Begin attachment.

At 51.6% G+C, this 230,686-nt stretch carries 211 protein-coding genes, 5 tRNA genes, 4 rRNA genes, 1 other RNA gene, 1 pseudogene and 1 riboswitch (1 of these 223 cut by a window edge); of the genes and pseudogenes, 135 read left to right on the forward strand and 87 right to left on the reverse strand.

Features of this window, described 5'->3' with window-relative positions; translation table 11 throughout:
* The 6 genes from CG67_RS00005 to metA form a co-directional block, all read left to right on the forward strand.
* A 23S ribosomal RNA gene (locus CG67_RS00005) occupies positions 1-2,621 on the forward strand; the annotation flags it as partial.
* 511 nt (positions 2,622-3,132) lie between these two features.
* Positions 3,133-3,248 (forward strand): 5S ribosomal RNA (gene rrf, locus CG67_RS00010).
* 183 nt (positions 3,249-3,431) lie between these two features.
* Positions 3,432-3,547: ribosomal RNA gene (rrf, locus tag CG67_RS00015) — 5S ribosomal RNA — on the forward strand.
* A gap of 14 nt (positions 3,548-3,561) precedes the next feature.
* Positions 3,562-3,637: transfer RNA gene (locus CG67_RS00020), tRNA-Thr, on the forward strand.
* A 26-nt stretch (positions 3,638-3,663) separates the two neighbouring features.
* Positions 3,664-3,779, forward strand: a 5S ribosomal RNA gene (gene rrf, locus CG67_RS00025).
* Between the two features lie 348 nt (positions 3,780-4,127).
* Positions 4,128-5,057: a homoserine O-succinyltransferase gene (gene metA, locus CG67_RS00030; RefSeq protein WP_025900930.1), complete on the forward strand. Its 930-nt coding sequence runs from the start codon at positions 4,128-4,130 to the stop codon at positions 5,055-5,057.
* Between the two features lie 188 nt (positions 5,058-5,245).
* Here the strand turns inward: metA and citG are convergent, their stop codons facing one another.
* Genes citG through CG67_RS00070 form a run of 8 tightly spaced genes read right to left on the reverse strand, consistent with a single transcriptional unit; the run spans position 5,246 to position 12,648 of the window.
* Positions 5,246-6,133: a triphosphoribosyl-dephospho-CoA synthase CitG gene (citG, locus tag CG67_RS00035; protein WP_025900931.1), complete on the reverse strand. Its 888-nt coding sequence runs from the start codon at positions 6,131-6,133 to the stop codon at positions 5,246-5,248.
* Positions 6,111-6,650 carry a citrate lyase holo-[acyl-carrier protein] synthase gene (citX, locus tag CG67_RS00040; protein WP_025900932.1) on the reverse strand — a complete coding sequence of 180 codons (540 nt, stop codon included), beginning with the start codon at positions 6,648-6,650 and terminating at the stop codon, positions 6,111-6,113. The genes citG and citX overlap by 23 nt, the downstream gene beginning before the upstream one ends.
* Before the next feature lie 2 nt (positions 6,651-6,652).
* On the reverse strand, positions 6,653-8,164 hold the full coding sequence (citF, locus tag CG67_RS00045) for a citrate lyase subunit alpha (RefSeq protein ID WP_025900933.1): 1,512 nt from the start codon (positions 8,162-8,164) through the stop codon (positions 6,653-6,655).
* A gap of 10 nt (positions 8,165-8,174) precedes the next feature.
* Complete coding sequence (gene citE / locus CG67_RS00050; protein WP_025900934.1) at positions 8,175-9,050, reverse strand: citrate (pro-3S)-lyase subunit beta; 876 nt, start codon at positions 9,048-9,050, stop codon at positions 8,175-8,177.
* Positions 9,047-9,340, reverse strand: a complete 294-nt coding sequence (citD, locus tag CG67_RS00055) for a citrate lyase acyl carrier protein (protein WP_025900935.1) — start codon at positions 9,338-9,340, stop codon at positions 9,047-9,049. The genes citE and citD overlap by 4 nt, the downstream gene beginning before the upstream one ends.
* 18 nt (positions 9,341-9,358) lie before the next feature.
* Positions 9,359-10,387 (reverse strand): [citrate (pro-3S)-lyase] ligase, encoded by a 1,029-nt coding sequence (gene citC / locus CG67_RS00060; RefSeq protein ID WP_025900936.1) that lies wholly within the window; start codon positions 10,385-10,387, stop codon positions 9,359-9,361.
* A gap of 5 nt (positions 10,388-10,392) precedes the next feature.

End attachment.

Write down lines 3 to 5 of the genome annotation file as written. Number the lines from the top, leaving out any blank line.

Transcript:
* The 6 genes from CG67_RS00005 to metA form a co-directional block, all read left to right on the forward strand.
* A 23S ribosomal RNA gene (locus CG67_RS00005) occupies positions 1-2,621 on the forward strand; the annotation flags it as partial.
* 511 nt (positions 2,622-3,132) lie between these two features.